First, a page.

Monday January 22, 2018
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‘Make in India’ roars: Hong Kong shifts industrial base from China to India

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India
Image source: mediaroom.hktdc.com

Hong Kong: Even as it promotes Hong Kong as the gateway for Indian companies to the Chinese markets, the Hong Kong Trade Development Council (HKTDC) is promoting India as an alternative manufacturing base for its industries based in China, states a research report.

“In recent years, the sustained rise in production costs on the Chinese mainland has eroded the profit margins of many Hong Kong companies with labour-intensive factories located on the Chinese mainland, prompting them to seek alternative production bases elsewhere,” the report states.

“In a nutshell, India offers many advantages as an alternative production base, along with the added advantage of having a domestic market of great potential,” notes the report.

Most of the manufacturing units in Hong Kong migrated to China to take advantage of the low costs after the region was handed over to the latter by the British in 1997.

Some of the multi-storeyed buildings that once housed garment units are now used as offices or are lying vacant.

With manufacturing units shifting base, Hong Kong has turned into a business services hub.

According to HKTDC’s report, India was the world’s second biggest exporter of textile and garment products in 2014, shipping goods worth $36 billion, behind China’s exports worth a whopping $399 billion.

The report also cites the lower import tariff levied on Indian goods by the US and the European Union (EU).

India has been an active player in Asia, securing free trade agreements (FTAs) inside and outside the region. India has also been in talks on an FTA with the EU.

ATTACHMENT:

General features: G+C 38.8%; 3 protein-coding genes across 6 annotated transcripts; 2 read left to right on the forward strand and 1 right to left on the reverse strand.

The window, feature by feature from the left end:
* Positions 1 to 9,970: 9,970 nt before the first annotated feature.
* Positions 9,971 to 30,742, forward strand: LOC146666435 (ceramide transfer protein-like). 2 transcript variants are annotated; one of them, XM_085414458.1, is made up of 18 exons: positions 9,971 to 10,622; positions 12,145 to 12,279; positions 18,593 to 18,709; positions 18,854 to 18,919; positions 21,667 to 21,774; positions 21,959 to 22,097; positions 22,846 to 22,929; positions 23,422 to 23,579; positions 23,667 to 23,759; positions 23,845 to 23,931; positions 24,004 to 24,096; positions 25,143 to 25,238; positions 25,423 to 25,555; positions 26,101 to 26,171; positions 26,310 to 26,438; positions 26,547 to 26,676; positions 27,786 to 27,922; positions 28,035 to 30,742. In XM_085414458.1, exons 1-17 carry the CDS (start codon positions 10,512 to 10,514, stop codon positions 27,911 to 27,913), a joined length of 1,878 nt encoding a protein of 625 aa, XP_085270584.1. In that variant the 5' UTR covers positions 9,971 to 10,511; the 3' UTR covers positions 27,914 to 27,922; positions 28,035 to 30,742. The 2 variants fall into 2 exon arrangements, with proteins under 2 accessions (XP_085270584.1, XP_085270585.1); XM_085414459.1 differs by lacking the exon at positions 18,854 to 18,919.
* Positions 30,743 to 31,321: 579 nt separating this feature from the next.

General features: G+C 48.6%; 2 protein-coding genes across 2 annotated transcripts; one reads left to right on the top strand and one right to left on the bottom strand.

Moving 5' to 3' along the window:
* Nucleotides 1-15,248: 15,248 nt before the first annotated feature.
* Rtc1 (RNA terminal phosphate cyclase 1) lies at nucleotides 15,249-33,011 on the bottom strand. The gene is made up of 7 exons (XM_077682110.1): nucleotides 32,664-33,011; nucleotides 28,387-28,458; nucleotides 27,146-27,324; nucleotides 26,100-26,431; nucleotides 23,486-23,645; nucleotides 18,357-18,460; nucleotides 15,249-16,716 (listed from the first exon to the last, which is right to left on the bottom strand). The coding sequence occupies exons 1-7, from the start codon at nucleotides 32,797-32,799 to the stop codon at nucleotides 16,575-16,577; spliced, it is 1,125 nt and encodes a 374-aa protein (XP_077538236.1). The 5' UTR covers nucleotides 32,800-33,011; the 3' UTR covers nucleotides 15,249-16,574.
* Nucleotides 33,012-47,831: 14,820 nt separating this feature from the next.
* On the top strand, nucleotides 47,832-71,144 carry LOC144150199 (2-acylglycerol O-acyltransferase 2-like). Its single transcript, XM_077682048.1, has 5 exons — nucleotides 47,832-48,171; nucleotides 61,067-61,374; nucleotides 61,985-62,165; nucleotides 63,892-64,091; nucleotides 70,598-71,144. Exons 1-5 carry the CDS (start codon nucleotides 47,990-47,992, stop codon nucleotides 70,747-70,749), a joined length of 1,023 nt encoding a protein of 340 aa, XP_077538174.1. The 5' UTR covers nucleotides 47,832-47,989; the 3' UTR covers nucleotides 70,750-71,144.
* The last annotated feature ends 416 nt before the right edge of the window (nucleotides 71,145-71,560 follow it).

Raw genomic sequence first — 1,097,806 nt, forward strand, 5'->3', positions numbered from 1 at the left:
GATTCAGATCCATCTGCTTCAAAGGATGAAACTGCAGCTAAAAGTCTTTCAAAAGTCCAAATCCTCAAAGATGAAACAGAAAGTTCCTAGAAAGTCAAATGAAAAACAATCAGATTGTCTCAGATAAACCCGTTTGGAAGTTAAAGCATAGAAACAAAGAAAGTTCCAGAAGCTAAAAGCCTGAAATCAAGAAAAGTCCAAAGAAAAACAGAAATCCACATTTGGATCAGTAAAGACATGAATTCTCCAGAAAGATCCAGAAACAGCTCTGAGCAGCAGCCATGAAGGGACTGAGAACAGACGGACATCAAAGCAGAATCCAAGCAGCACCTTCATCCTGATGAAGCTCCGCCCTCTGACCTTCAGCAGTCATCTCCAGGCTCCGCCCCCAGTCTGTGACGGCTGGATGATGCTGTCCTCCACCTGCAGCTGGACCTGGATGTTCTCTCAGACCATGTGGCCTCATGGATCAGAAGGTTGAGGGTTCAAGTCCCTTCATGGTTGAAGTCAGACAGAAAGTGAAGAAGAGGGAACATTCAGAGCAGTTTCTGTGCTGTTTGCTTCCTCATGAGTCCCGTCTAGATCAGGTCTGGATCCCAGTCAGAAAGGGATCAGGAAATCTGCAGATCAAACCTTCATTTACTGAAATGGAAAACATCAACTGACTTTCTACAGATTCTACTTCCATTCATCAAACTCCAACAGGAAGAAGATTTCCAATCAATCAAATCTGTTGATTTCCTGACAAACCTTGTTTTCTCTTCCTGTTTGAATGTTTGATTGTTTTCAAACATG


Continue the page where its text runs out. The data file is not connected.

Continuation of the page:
Further, US import tariff rates for Indian yarn-related products range between zero percent and 2.7 percent. The weighted average import tariff rates of the EU and US on non-agricultural products from India are 4.5 percent and 2.5 percent, respectively.

On the demographic profile, the report states that the Indian median age of 27 is way below China’s 37, ensuring a good supply of young workers for many years to come.

“As an aside, China recently announced the abandonment of its one-child policy in response to the country’s ageing population, though the effect would not be appreciable over the short-to-medium term,” the report added.

According to HKTDC, the Indian wage levels are comparatively lower than what is paid in China. Furthermore, labour productivity in India is going up while that in China has been declining.

The report also cites the presence of industrial estates with plug and play facilities in India for Hong Kong manufacturers to relocate their factories rather than getting bogged down in land acquisition and other issues.

The HKTDC report cites the huge domestic market available in India for Hong Kong manufacturers apart from the country being an alternative production site for overseas markets.

Meanwhile, businessmen in Hong Kong said that the region is the best route to do business with the Chinese.

“We know the people who have shifted operations out of Hong Kong to China. It is better for Indian companies to set up an office here than landing directly in China,” Noordin A Ebrahim, director of Masterful Ltd, told reporters.

Referring to credit rating agency Moody’s Investors Service to cut Hong Kong’s long-term debt outlook due to its close link to China, Ebrahim said: “I feel it is a political judgement rather than financial.”

Ebrahim is of the view that China would not do anything to shake the confidence of the Hong Kong business community and would like to see that peace continued to prevail in the former British colony.

Hong Kong has transparent and rules-based systems, very low taxes and knowledgeable work force, he added.

“Knowledge of the local market is important while branding products for China and other markets. Hong Kong-based brand consultants would provide the same for Indian companies,” David Lo, chairman, Hong Kong Designers Association, told agencies.

“The Closer Economic Partnership Arrangement (CEPA) between the mainland (China) and Hong Kong would result in the liberalisation of trade in service between the two regions from June 2016,” Yvonne So, director, corporate communication and marketing at HKTDC, told reporters.

“Overseas companies can take advantage of CEPA by outsourcing to, or partnering with, a CEPA-qualified manufacturer or services provider in Hong Kong,” she added.

As for the human resources available, she cited Hong Kong’s nine major universities having more than 75,000 full-time undergraduate students and 8,000 taught and researched full-time postgraduates. (Venkatachari Jagannathan, IANS)